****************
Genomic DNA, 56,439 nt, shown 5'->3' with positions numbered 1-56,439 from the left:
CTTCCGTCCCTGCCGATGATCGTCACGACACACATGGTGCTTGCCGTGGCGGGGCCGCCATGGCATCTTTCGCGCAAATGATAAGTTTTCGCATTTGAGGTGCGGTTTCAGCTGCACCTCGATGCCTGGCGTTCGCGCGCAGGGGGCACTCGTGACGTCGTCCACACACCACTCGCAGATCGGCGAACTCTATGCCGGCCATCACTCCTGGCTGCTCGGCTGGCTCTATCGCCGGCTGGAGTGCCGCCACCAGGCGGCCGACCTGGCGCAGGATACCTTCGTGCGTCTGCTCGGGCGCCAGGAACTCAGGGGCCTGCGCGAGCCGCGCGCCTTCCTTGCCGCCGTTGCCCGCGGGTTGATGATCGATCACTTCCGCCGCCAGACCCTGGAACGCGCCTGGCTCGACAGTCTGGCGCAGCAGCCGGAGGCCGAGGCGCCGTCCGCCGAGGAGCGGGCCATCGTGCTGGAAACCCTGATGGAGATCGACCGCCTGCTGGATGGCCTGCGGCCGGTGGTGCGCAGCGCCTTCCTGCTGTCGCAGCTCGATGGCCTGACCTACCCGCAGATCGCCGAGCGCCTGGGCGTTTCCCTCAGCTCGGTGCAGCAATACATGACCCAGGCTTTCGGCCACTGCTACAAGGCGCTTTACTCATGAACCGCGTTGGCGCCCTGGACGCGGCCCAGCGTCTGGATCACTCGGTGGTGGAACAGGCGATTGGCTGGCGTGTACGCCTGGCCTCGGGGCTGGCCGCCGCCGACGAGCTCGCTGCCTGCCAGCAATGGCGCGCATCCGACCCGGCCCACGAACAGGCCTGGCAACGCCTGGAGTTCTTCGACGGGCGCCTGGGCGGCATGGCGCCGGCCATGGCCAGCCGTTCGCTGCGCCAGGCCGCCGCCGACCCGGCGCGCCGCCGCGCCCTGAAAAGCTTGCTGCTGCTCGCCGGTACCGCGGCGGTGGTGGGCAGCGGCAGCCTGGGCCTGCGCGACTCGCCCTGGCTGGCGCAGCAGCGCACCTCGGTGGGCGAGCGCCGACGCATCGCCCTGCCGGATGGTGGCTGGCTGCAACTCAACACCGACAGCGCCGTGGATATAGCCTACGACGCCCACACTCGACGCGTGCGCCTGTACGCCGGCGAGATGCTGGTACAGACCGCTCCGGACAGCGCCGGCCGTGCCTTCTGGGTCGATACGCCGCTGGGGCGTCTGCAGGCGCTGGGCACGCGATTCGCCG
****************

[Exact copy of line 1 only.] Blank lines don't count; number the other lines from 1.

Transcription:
Genomic DNA, 56,439 nt, shown 5'->3' with positions numbered 1-56,439 from the left: